This article originally appeared in the Yiddish Forverts.
The morning after the Jersey City grocery store shooting last week, I waited impatiently to hear details about the victims and how the Hasidic community was coping with the tragedy.
According to news sources, the fifty boys in the school right next door to the store laid on the floor throughout the three-hour ordeal. A video taken by one of the teachers as he stood by the window demonstrates just how close the shooting actually was to the school.
Now begins the work of helping the children heal. Sruli Fried, a social worker with the crisis intervention unit at Chai Lifeline, met the children, teachers and administrators to help them cope with the psychological effects of having witnessed the attack.
What he had to say might come as news to parents inside the Hasidic community, where any mention of a tragedy is inevitably followed by the phrases “rakhmone litslan,” may the Merciful One save us, or “khas vesholem,” God forbid. These traditional expressions are not just words; they encompass an entire worldview taken by the Jewish people for thousands of years. When Jews say “rakhmone litslan,” it’s a way of spiritually protecting the Jewish people from further calamity - but it also stifles further conversation about it.
Yet Fried emphasized how important it was for the parents of those children to give them emotional support by letting them speak about what they heard and saw — “even if they say it ten or twenty times.”
“Many parents think that if children speak a lot about a tragedy, it creates even more anxiety, but actually it’s just the opposite,” Fried said.
He added that some children may not want to talk about the shooting right away, instead could want to sleep with their parents weeks later: “That’s when they need you more than ever.”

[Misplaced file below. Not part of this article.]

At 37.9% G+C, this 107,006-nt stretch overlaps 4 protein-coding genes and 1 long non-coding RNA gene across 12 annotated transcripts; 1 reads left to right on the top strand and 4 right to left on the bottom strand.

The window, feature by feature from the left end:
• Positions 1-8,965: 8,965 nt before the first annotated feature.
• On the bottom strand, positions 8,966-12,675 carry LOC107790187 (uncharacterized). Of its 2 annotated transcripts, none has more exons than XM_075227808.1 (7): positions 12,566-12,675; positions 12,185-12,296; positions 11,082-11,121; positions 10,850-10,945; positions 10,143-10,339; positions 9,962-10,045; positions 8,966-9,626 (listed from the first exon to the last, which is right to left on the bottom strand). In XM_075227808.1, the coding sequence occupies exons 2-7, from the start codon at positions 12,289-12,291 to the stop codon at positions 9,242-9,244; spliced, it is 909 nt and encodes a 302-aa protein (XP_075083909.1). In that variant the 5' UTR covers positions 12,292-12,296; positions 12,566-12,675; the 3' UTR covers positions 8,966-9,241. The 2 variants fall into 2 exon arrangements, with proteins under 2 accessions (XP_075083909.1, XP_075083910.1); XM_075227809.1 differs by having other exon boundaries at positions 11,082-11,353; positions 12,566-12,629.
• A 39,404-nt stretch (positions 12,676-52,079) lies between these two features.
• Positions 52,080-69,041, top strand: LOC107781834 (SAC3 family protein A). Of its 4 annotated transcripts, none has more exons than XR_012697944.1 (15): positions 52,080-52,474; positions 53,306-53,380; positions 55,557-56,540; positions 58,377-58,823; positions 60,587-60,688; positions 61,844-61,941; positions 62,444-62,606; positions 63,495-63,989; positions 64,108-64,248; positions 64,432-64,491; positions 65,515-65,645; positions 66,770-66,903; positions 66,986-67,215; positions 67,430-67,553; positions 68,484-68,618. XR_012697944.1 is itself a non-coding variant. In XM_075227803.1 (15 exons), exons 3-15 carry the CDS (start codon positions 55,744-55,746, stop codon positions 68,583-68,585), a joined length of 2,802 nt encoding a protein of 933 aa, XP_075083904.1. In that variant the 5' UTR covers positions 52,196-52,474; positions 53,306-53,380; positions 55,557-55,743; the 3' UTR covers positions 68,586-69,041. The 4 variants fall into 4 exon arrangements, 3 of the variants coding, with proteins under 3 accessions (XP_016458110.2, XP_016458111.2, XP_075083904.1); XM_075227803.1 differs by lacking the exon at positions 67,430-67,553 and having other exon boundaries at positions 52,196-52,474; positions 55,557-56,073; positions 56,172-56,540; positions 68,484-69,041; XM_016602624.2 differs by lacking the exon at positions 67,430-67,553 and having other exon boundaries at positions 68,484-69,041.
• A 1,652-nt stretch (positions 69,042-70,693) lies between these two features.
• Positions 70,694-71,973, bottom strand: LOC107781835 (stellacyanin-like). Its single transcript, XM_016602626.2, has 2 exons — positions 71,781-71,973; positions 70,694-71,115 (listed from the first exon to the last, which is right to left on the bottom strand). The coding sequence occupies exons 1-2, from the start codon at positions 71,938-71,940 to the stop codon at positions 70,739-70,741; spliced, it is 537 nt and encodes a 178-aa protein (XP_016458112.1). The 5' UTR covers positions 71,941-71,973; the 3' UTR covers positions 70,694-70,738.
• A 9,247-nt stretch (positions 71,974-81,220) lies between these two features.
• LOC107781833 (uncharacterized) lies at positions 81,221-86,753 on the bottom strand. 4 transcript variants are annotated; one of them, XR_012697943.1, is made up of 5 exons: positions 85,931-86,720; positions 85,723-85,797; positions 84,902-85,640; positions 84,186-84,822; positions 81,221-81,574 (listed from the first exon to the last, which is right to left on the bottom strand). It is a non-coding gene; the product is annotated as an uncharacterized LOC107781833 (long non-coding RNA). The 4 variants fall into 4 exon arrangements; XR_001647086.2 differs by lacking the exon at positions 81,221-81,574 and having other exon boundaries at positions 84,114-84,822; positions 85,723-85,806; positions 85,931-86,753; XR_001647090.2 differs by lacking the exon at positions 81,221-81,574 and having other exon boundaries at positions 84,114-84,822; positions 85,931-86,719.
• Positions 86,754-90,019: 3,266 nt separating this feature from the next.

For parents outside the Hasidic community, Fried’s suggestions are obvious. Articles or how-to books on raising children frequently emphasize the importance of validating a child’s feelings, no matter how exaggerated they might be - especially after a traumatic event.
But inside the community, taking his advice means parents should be careful about saying things like “rakhmone litslan,” which could discourage a child from speaking because it can easily be interpreted as “Mommy and Daddy don’t want to hear this.”
The question is, will the parents of these children be able to transform the way they speak about such horrific events? Is it possible to restrain oneself from using an expression that comes as naturally as breathing the air? Just like most of us automatically say “thank you” when someone opens a door for us, or “Sorry!” when inadvertently stepping on the toe of a fellow train passenger, it may not be easy for the parents of these children to restrain themselves from adding “rakhmone litslan” upon hearing the shocking details.
I’m sure that parents will adjust to this new way of relating to their children, but it will take time. By patiently coaching them, and doing so in their own language, Yiddish, experts like Sruli Fried are helping pave the way for Hasidic parents to learn what they need to do to help their child heal.